One of my Phalaenopsis is on a growth spree. It has two very long horizontal arms with what appear to be buds shooting out of last years flower stem. There are also two areas of new leaves on this stem. What is happening? Mike H.
Orchids gone wild! This is more than a growth spree. Your plant is going crazy.
This is an extreme example of what can happen when the old flower stem is not cut off after blooming. Each of the small nodes on a stem is capable of sprouting new growth - either leaves or flowers - and in this case, there are four new growths. A true phenomenon!
Even a seasoned hobbyist would be perplexed by this latest development. Since there are two new flower stems just weeks from blooming, the conventional wisdom would be to leave it alone. Likewise, the two new plantlets are usually left on the mother as long as possible in order to have a sporting chance for survival.
The problem lies in the fact that all this new growth is zapping the strength out of the mother who is trying her best to support 2 babies and 2 flower stems (while going to school and waiting tables at night). One could argue that all new growth should be abandoned in favor of saving the mother. Another option would be to sacrifice just the flowers and concentrate on nurturing the babies. I think I am in favor of that.
Cut off the old flower stem just above the point where the plantlets are growing. Wait until new ariel roots have formed and are a few inches long.
Then the babies can be carefully removed and planted into small pots (aka preschool) and the mother can return to a normal life.

How long does it take Dendrobium buds to open? I was given an orchid two years ago and am finally getting it to bloom. I can't wait to see the color of the blossoms. Lily W.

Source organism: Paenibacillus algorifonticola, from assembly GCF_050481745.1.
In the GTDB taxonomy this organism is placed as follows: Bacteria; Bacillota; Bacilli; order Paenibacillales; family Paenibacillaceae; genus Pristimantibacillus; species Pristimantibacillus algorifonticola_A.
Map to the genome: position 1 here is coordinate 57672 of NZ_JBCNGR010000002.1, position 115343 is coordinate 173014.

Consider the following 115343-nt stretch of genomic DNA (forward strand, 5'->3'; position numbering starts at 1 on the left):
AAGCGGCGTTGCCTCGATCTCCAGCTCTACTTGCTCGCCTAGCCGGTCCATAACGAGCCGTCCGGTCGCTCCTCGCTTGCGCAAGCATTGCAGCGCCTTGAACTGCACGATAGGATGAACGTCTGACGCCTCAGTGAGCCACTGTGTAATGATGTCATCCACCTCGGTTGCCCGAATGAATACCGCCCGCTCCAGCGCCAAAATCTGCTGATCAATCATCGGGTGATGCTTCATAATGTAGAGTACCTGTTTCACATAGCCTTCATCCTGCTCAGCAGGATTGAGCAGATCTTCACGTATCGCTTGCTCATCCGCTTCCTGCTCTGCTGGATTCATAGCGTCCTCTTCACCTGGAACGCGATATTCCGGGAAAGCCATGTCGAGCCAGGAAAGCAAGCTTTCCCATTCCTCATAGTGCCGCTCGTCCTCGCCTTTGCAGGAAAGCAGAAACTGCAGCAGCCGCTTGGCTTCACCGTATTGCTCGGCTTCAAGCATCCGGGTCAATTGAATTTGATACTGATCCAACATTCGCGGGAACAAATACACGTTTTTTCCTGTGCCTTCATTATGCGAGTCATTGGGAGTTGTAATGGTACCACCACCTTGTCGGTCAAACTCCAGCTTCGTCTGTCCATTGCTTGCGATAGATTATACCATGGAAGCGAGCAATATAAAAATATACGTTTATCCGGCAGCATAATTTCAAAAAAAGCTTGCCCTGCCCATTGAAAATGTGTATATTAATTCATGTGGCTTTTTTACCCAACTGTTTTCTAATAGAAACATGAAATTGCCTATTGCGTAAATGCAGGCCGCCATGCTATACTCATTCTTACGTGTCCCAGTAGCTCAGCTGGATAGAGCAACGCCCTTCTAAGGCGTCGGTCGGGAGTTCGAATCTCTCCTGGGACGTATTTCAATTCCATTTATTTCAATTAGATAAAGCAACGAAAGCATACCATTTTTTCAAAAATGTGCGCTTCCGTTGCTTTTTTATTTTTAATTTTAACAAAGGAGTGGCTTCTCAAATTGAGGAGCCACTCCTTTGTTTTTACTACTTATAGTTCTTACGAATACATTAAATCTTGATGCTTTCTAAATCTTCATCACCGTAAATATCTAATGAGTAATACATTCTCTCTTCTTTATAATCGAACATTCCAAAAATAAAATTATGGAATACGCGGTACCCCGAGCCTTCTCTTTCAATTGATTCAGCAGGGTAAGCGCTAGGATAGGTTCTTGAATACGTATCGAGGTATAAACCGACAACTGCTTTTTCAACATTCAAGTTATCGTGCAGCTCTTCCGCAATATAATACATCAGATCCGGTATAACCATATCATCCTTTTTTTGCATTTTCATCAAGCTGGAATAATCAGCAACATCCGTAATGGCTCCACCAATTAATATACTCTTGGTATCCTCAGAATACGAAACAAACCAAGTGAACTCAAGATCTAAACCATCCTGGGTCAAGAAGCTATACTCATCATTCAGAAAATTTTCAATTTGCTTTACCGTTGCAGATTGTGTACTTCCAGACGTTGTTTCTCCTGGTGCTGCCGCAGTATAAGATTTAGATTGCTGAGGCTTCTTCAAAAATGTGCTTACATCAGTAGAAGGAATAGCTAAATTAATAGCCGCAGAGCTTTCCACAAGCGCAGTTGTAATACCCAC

The 'Hawaiian Lei' orchid blooms whenever it feels like it. Often in the summer and fall during the long sunny days and sometimes more than once a year. New canes or old can sprout at any time and without warning. There is no way to encourage it or plan a party around it.
When it does bloom, it can be magnificent. We had one that made 18 flower stems with hundreds of flowers. Orchid judges had to painstakingly count each one before bestowing a prize.
It is not uncommon to skip a year or two between blooming cycles. Very often though, the floral display is worth the wait. Once the buds are visible on the stem, it takes a month or two to develop. Each day the buds get a little bigger, until one day, pop. Then the flowers last 2 months or more.

I am trying to keep up with the latest trends in the orchid world and I keep seeing semi-hydroponic growing techniques. Is this worth looking into? Cheri V.
In recent years, orchid hobbyists have been besieged with all sorts of new fangled accessories designed to enhance their growing experience including seaweed extract, curly willow, fancy planters, copper trays, sodium lights, plant vitamins, coconut husks, neem oil, and dragon fly clips.
Semi-hydroponic is a method that is gaining in popularity among amateur growers because it reduces both the frequency of repotting as well as watering. A special medium is used that is porous and inert, usually a clay aggregate about the size of marbles. This medium is poured into a custom container that has drainage holes 1" from the bottom so there is always a small reservoir of water for wicking up.
Generally speaking, an orchid that is potted using this method will not need to be re-potted for several years or more because the media does not deteriorate over time. Also, it is nearly impossible to over-water such a plant because the excess just runs out the sides and is not held by the aggregate.
Semi-hydro is probably not a passing fad but time will tell whether it catches on with the general public.

Monday, January 1, 2007 - 18:00